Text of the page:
Please try to resist the urge to jump into all conversations on the radio. If you are not directly involved in the issue at hand or have something important to add to it, you may just be confusing the situation. Also understand that unnecessary chatter on the radios is annoying to many and can cause folks to turn off their radios to avoid the chatter, which causes them to be unreachable in emergencies.

When done a conversation, many people finish by saying "on the side at [location]", or some variation of that. This is to let other folks in the radio net know your last location. This is useful if somebody needs communication to that location, or needs to find that person face to face.

If you need to break into a busy conversation because you have relevant information, or a serious emergency more critical than what is already being discussed, try saying "break" during a pause. If you are actively in a conversation and hear a call for a break, you can help by saying "go break".

When possible, talk to somebody using "Simplex", which may result in a better signal if they are closer to you than the repeater. On the Maxons, this is controlled by the "Duplex" button. The word Simplex, or just an "R" (for repeater) appears in the display. On the PR-460s, channel 8 is the main frequency in Simplex mode, and channel 9 is the same frequency in duplex (repeater) mode. If you can reach somebody Simplex, please consider switching to a different channel. Just say "Going to channel 3". The first 7 channels on a Maxon or a PR-460 are the same as the first 7 FRS frequencies. This is useful because all FRS and GMRS radios share the first 7 frequencies.

FRS/GMRS Freqencies

First some back ground and theory. There are 15 GMRS channels. 7 are for simplex only (also known as the iterinerary channels), these 7 are the same as the 7 FRS channels. The other 8 can be for Simplex or repeater operation. One of these is a US emergency channel, 462.675. This gives us a total of 23 possible combinations for GMRS.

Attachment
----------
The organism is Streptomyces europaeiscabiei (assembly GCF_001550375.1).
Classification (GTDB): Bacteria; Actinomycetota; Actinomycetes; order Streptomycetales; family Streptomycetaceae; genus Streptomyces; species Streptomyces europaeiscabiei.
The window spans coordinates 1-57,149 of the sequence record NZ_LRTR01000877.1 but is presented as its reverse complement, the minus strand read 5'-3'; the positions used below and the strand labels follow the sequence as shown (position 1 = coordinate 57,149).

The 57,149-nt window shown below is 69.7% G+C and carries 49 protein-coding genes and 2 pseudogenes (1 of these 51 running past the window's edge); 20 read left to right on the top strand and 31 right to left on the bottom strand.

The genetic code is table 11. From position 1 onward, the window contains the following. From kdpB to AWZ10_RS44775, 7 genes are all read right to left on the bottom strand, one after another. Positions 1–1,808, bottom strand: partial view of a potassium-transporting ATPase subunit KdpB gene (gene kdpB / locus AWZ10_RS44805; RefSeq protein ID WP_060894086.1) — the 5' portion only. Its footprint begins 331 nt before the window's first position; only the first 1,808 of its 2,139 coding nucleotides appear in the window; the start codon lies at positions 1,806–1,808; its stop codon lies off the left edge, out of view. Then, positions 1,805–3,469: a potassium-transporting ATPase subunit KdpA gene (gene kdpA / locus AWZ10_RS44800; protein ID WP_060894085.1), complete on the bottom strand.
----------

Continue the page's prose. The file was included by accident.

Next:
GMRS/FRS Simplex

All GMRS radios we've seen share there first 7 frequencies with FRS. This is one of the reasons we like GMRS, because it's getting more and more common to find these at gatherings. This lets us interoperate with people that have FRS radios, which is really useful during something like a search for a lost child and the parents of friends have FRS radios.

462.5625 462.5875 462.6125 462.6375 462.6625 462.6875 462.7125

GMRS only Simplex/Repeater

These frequencies can only be used by GMRS or Ham radios. Simplex is communicating on one of these without going through a repeater. When using duplex mode to talk to the repeater, the frequency is automatically shifted up +5, to talk to the repeater, which then rebroadcasts the signal at much higher power. For example, if transmitting on 462.550, this is shifted to 467.550, and the repeater relays this at 462.550.

The repeater is used to increase the range of the handhelds, by rebroadcasting a weak signal on the higher frequency, at with much more power. Also a repeater is usually setup on a hill. A big hill will prevent two handhelds from talking to each other, but if the repeater is on the top of the hill, it can relay the messages between these two handhelds that might not normally be able to hear each other.

462.550 462.575 462.600 462.625 462.650(1) 462.675(2) 462.700(1) 462.725
(1) Use not permitted near Canadian border.
(2) Nationwide emergency and road information calling. Nationally recognized coded squelch for repeater operation is 141.3 Hz.